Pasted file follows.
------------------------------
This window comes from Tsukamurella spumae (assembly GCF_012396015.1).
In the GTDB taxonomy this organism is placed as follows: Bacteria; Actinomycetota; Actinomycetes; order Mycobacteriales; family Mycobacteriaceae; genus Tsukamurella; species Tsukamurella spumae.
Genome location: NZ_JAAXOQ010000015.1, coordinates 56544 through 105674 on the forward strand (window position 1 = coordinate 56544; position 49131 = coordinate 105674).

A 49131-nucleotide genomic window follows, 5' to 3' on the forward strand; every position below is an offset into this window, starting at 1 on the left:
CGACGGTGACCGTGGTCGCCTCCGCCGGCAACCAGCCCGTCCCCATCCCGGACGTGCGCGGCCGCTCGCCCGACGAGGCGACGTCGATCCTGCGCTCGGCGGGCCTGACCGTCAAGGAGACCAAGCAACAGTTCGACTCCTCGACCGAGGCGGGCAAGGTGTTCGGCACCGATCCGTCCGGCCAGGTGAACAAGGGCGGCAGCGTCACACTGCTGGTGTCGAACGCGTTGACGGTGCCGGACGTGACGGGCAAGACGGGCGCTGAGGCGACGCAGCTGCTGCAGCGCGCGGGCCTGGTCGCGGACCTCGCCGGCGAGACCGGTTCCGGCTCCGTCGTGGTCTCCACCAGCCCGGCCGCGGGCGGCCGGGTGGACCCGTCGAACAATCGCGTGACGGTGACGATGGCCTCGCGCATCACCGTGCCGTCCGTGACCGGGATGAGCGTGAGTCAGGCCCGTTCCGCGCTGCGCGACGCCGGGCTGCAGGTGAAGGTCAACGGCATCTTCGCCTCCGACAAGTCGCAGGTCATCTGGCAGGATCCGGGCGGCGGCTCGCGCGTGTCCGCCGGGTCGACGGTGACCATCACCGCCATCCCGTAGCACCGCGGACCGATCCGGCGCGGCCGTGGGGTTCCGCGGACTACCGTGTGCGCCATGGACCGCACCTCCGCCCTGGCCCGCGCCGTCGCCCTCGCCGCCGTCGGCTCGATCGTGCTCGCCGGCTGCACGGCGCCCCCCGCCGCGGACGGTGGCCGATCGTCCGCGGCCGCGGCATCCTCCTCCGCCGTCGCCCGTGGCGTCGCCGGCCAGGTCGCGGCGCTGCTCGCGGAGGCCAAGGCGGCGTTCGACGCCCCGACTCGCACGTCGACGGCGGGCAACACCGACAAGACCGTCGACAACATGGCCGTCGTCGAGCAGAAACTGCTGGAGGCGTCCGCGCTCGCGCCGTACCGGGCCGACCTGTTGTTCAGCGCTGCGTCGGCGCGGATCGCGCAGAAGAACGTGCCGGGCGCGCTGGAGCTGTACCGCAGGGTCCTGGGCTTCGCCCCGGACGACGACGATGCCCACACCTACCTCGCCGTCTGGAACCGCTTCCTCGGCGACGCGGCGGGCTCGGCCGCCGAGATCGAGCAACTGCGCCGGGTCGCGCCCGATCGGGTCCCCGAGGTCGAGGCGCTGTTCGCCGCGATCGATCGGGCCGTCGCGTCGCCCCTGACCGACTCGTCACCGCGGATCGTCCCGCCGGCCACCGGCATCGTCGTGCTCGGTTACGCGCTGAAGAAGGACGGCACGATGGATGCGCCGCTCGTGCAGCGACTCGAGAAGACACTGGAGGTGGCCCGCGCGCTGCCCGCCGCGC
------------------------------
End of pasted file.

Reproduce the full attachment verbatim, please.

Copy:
This window comes from Tsukamurella spumae (assembly GCF_012396015.1).
In the GTDB taxonomy this organism is placed as follows: Bacteria; Actinomycetota; Actinomycetes; order Mycobacteriales; family Mycobacteriaceae; genus Tsukamurella; species Tsukamurella spumae.
Genome location: NZ_JAAXOQ010000015.1, coordinates 56544 through 105674 on the forward strand (window position 1 = coordinate 56544; position 49131 = coordinate 105674).

A 49131-nucleotide genomic window follows, 5' to 3' on the forward strand; every position below is an offset into this window, starting at 1 on the left:
CGACGGTGACCGTGGTCGCCTCCGCCGGCAACCAGCCCGTCCCCATCCCGGACGTGCGCGGCCGCTCGCCCGACGAGGCGACGTCGATCCTGCGCTCGGCGGGCCTGACCGTCAAGGAGACCAAGCAACAGTTCGACTCCTCGACCGAGGCGGGCAAGGTGTTCGGCACCGATCCGTCCGGCCAGGTGAACAAGGGCGGCAGCGTCACACTGCTGGTGTCGAACGCGTTGACGGTGCCGGACGTGACGGGCAAGACGGGCGCTGAGGCGACGCAGCTGCTGCAGCGCGCGGGCCTGGTCGCGGACCTCGCCGGCGAGACCGGTTCCGGCTCCGTCGTGGTCTCCACCAGCCCGGCCGCGGGCGGCCGGGTGGACCCGTCGAACAATCGCGTGACGGTGACGATGGCCTCGCGCATCACCGTGCCGTCCGTGACCGGGATGAGCGTGAGTCAGGCCCGTTCCGCGCTGCGCGACGCCGGGCTGCAGGTGAAGGTCAACGGCATCTTCGCCTCCGACAAGTCGCAGGTCATCTGGCAGGATCCGGGCGGCGGCTCGCGCGTGTCCGCCGGGTCGACGGTGACCATCACCGCCATCCCGTAGCACCGCGGACCGATCCGGCGCGGCCGTGGGGTTCCGCGGACTACCGTGTGCGCCATGGACCGCACCTCCGCCCTGGCCCGCGCCGTCGCCCTCGCCGCCGTCGGCTCGATCGTGCTCGCCGGCTGCACGGCGCCCCCCGCCGCGGACGGTGGCCGATCGTCCGCGGCCGCGGCATCCTCCTCCGCCGTCGCCCGTGGCGTCGCCGGCCAGGTCGCGGCGCTGCTCGCGGAGGCCAAGGCGGCGTTCGACGCCCCGACTCGCACGTCGACGGCGGGCAACACCGACAAGACCGTCGACAACATGGCCGTCGTCGAGCAGAAACTGCTGGAGGCGTCCGCGCTCGCGCCGTACCGGGCCGACCTGTTGTTCAGCGCTGCGTCGGCGCGGATCGCGCAGAAGAACGTGCCGGGCGCGCTGGAGCTGTACCGCAGGGTCCTGGGCTTCGCCCCGGACGACGACGATGCCCACACCTACCTCGCCGTCTGGAACCGCTTCCTCGGCGACGCGGCGGGCTCGGCCGCCGAGATCGAGCAACTGCGCCGGGTCGCGCCCGATCGGGTCCCCGAGGTCGAGGCGCTGTTCGCCGCGATCGATCGGGCCGTCGCGTCGCCCCTGACCGACTCGTCACCGCGGATCGTCCCGCCGGCCACCGGCATCGTCGTGCTCGGTTACGCGCTGAAGAAGGACGGCACGATGGATGCGCCGCTCGTGCAGCGACTCGAGAAGACACTGGAGGTGGCCCGCGCGCTGCCCGCCGCGC